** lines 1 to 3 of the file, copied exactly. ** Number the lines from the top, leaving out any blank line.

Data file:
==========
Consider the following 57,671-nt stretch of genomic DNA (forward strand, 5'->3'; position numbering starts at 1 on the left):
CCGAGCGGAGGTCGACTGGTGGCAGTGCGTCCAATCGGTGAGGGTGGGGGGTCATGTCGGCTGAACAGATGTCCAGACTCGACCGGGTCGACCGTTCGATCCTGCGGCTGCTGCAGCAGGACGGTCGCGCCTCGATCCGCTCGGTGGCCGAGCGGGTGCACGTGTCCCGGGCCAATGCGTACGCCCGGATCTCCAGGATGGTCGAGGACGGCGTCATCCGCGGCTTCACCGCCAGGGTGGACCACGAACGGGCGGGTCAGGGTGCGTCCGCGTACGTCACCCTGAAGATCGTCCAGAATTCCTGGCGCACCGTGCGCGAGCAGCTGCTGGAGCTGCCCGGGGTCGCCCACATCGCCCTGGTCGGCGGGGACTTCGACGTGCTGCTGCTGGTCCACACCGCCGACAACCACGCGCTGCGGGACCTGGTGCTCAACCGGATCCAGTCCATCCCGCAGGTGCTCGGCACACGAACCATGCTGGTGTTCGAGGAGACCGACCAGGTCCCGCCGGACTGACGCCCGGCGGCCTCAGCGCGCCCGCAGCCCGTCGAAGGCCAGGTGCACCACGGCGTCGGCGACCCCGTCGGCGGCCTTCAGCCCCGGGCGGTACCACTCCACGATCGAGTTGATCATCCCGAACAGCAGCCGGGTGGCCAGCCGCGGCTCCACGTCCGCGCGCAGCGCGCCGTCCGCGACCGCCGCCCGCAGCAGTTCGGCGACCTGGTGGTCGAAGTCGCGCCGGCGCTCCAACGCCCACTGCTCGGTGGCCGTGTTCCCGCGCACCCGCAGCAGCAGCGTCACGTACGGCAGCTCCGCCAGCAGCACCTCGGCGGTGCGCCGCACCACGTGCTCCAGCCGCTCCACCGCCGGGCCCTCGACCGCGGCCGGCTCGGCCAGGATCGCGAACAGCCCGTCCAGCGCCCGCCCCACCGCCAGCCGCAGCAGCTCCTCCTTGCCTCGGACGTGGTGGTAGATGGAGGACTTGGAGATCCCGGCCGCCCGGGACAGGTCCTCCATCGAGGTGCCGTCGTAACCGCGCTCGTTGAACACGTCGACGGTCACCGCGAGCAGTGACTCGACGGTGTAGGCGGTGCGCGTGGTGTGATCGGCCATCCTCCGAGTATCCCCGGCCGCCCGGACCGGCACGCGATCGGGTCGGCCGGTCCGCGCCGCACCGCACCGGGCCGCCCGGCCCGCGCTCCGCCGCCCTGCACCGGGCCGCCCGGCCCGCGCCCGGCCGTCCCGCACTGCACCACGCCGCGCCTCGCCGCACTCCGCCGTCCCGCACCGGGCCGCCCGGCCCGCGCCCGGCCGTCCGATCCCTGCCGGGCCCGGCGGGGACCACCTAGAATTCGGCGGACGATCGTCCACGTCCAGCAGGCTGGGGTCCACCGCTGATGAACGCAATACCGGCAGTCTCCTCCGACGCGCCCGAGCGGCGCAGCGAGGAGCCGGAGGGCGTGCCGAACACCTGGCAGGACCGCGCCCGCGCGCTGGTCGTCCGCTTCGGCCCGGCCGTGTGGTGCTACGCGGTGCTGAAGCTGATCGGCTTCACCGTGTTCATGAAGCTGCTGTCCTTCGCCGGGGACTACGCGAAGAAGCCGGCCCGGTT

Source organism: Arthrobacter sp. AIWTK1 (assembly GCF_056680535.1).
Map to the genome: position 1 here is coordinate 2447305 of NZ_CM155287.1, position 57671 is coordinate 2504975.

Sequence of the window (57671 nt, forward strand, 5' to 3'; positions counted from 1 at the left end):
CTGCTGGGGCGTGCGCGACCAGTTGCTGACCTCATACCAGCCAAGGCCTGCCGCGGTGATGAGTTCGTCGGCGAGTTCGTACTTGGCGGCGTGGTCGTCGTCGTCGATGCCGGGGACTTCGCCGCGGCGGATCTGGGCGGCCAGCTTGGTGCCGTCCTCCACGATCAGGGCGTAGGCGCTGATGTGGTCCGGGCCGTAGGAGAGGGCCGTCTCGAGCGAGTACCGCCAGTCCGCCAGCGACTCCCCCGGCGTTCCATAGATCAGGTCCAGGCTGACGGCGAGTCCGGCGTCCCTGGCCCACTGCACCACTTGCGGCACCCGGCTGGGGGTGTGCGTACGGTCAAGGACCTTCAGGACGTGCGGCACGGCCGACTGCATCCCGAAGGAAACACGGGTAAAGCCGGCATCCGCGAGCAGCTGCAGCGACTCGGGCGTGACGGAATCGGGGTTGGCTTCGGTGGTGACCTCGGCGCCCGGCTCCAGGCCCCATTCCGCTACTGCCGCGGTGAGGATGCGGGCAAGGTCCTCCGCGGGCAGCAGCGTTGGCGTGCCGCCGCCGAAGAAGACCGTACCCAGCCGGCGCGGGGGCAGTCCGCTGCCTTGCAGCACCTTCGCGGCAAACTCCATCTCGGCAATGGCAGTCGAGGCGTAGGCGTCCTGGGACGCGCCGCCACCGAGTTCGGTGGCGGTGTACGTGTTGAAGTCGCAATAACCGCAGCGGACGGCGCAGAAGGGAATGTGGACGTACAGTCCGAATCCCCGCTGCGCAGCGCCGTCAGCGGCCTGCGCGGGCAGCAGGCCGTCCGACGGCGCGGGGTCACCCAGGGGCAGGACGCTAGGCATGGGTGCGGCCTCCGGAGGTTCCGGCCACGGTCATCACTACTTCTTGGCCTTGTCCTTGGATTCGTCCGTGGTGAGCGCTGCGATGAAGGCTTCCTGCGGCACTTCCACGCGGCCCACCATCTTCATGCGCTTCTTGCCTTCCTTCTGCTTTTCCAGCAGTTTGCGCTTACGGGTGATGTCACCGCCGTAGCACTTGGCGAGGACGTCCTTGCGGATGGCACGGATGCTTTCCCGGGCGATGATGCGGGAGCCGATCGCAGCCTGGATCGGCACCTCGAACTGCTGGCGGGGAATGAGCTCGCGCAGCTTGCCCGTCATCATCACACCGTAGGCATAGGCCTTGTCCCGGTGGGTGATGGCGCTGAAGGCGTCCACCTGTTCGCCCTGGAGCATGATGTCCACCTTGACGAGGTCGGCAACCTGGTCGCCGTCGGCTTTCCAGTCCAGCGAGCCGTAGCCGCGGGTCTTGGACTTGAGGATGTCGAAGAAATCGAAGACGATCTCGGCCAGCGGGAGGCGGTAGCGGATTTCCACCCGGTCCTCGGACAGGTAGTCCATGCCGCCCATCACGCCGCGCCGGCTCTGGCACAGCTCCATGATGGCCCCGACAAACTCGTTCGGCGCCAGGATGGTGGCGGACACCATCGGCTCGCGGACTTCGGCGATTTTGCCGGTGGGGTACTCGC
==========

Consider the following 57,671-nt stretch of genomic DNA (forward strand, 5'->3'; position numbering starts at 1 on the left):
CCGAGCGGAGGTCGACTGGTGGCAGTGCGTCCAATCGGTGAGGGTGGGGGGTCATGTCGGCTGAACAGATGTCCAGACTCGACCGGGTCGACCGTTCGATCCTGCGGCTGCTGCAGCAGGACGGTCGCGCCTCGATCCGCTCGGTGGCCGAGCGGGTGCACGTGTCCCGGGCCAATGCGTACGCCCGGATCTCCAGGATGGTCGAGGACGGCGTCATCCGCGGCTTCACCGCCAGGGTGGACCACGAACGGGCGGGTCAGGGTGCGTCCGCGTACGTCACCCTGAAGATCGTCCAGAATTCCTGGCGCACCGTGCGCGAGCAGCTGCTGGAGCTGCCCGGGGTCGCCCACATCGCCCTGGTCGGCGGGGACTTCGACGTGCTGCTGCTGGTCCACACCGCCGACAACCACGCGCTGCGGGACCTGGTGCTCAACCGGATCCAGTCCATCCCGCAGGTGCTCGGCACACGAACCATGCTGGTGTTCGAGGAGACCGACCAGGTCCCGCCGGACTGACGCCCGGCGGCCTCAGCGCGCCCGCAGCCCGTCGAAGGCCAGGTGCACCACGGCGTCGGCGACCCCGTCGGCGGCCTTCAGCCCCGGGCGGTACCACTCCACGATCGAGTTGATCATCCCGAACAGCAGCCGGGTGGCCAGCCGCGGCTCCACGTCCGCGCGCAGCGCGCCGTCCGCGACCGCCGCCCGCAGCAGTTCGGCGACCTGGTGGTCGAAGTCGCGCCGGCGCTCCAACGCCCACTGCTCGGTGGCCGTGTTCCCGCGCACCCGCAGCAGCAGCGTCACGTACGGCAGCTCCGCCAGCAGCACCTCGGCGGTGCGCCGCACCACGTGCTCCAGCCGCTCCACCGCCGGGCCCTCGACCGCGGCCGGCTCGGCCAGGATCGCGAACAGCCCGTCCAGCGCCCGCCCCACCGCCAGCCGCAGCAGCTCCTCCTTGCCTCGGACGTGGTGGTAGATGGAGGACTTGGAGATCCCGGCCGCCCGGGACAGGTCCTCCATCGAGGTGCCGTCGTAACCGCGCTCGTTGAACACGTCGACGGTCACCGCGAGCAGTGACTCGACGGTGTAGGCGGTGCGCGTGGTGTGATCGGCCATCCTCCGAGTATCCCCGGCCGCCCGGACCGGCACGCGATCGGGTCGGCCGGTCCGCGCCGCACCGCACCGGGCCGCCCGGCCCGCGCTCCGCCGCCCTGCACCGGGCCGCCCGGCCCGCGCCCGGCCGTCCCGCACTGCACCACGCCGCGCCTCGCCGCACTCCGCCGTCCCGCACCGGGCCGCCCGGCCCGCGCCCGGCCGTCCGATCCCTGCCGGGCCCGGCGGGGACCACCTAGAATTCGGCGGACGATCGTCCACGTCCAGCAGGCTGGGGTCCACCGCTGATGAACGCAATACCGGCAGTCTCCTCCGACGCGCCCGAGCGGCGCAGCGAGGAGCCGGAGGGCGTGCCGAACACCTGGCAGGACCGCGCCCGCGCGCTGGTCGTCCGCTTCGGCCCGGCCGTGTGGTGCTACGCGGTGCTGAAGCTGATCGGCTTCACCGTGTTCATGAAGCTGCTGTCCTTCGCCGGGGACTACGCGAAGAAGCCGGCCCGGTT

Source organism: Arthrobacter sp. AIWTK1 (assembly GCF_056680535.1).